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Why Tolerate Religion?

Constitutional Commentary, Winter 2008

34 Pages Posted: 26 May 2006  

Brian Leiter

University of Chicago

Abstract

Religious toleration has long been the paradigm of the liberal ideal of toleration of group differences, as reflected in both the constitutions of the major Western democracies and in the theoretical literature explaining and justifying these practices. While the historical reasons for the special pride of place accorded religious toleration are familiar, what is surprising is that no one has been able to articulate a credible principled argument for tolerating religion qua religion: that is, an argument that would explain why, as a matter of moral or other principle, we ought to accord special legal and moral treatment to religious practices. There are, to be sure, principled arguments for why the state ought to tolerate a plethora of private choices, commitments, and practices of its citizenry, but none of these single out religion for anything like the special treatment it is accorded in, for example, American and Canadian constitutional law. So why tolerate religion? Not because of anything that has to do with it being religion as such - or so this paper argues.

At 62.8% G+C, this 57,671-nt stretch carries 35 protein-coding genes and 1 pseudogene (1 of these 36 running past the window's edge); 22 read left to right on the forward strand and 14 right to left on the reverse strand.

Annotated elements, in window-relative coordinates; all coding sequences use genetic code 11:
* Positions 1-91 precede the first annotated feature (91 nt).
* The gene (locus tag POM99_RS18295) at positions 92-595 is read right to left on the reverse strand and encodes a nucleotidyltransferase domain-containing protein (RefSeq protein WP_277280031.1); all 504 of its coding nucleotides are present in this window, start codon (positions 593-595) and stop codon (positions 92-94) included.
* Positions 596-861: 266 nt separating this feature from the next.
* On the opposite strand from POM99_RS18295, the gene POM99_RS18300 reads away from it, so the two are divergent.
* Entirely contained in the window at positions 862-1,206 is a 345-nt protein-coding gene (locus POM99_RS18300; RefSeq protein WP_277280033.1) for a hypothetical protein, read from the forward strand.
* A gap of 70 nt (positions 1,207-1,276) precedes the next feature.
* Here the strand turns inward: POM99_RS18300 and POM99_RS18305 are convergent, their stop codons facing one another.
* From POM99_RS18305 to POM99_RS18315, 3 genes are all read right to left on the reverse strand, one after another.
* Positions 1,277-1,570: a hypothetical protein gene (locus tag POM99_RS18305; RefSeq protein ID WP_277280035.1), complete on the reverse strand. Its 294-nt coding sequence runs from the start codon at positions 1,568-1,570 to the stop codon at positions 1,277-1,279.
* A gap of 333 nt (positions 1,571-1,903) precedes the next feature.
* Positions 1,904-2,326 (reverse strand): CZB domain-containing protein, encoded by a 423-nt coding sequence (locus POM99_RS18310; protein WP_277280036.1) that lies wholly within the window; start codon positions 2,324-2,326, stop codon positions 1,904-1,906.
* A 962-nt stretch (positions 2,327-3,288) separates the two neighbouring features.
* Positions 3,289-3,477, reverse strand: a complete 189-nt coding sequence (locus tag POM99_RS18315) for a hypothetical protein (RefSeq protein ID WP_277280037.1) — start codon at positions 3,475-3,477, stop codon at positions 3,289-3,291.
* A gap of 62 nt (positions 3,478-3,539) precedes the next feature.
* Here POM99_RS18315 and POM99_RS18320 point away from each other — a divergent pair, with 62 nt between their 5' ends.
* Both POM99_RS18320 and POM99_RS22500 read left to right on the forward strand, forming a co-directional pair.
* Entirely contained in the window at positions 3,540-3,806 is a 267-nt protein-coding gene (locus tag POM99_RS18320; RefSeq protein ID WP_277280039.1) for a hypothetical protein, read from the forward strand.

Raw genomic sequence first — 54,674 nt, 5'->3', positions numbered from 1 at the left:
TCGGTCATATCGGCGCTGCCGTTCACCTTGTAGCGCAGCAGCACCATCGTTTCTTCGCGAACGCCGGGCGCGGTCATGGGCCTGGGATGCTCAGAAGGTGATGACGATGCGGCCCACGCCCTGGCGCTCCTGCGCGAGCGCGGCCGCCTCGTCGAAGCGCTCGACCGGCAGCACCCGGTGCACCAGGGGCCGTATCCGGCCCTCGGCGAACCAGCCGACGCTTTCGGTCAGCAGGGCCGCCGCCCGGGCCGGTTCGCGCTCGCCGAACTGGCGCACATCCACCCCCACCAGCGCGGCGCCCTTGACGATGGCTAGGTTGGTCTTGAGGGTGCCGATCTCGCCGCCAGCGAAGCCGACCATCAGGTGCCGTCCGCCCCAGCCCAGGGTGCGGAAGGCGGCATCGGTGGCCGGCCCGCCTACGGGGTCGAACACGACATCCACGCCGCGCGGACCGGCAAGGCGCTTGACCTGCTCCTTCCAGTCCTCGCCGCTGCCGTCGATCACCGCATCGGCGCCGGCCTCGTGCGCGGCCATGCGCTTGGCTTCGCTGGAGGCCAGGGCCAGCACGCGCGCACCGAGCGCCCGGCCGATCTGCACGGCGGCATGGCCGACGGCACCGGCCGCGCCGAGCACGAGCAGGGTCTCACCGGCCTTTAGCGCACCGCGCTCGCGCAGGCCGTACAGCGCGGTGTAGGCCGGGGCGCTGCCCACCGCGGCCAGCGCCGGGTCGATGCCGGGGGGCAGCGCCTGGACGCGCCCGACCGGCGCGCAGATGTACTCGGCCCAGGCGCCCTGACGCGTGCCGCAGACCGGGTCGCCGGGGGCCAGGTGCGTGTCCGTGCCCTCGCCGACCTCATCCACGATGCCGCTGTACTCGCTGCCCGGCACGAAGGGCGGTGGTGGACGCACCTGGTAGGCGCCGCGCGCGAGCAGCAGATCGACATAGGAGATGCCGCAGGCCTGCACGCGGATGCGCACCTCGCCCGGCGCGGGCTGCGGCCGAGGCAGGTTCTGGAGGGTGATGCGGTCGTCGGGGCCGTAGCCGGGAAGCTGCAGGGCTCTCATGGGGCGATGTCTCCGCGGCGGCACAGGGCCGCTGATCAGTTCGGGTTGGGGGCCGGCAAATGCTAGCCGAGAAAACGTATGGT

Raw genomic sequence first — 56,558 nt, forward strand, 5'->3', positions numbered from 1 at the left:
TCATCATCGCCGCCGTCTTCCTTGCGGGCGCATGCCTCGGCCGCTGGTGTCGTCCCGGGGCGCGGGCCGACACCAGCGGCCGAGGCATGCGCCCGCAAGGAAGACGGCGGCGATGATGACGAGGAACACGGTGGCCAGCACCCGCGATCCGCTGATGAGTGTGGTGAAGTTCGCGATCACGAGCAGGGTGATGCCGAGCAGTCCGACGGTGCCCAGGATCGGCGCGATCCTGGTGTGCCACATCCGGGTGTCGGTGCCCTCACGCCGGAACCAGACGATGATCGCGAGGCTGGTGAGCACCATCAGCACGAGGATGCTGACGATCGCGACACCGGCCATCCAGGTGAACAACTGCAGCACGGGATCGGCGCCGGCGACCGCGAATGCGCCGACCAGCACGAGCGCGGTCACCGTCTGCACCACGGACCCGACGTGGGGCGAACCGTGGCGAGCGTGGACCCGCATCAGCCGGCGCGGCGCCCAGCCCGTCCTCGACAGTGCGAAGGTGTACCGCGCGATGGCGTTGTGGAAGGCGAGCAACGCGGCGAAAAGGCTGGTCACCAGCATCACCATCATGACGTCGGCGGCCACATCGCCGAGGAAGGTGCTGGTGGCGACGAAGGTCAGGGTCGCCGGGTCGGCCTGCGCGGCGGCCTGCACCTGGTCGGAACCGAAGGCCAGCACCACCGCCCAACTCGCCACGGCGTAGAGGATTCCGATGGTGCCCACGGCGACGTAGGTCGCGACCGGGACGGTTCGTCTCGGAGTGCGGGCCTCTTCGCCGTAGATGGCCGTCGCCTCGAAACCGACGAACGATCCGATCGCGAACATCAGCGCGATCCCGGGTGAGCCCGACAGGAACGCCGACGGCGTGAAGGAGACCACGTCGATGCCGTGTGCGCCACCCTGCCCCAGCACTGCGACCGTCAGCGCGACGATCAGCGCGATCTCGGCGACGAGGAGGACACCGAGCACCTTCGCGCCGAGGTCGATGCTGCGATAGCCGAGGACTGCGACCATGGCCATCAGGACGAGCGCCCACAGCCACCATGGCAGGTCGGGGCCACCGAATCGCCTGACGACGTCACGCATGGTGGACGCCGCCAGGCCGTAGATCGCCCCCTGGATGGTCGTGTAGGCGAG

Keywords: religion, toleration, jurisprudence

Suggested Citation

Leiter, Brian, Why Tolerate Religion?. Constitutional Commentary, Winter 2008. Available at SSRN: https://ssrn.com/abstract=1012910

Brian Leiter (Contact Author)

University of Chicago ( email )

1111 E. 60th St.
Chicago, IL 60637
United States

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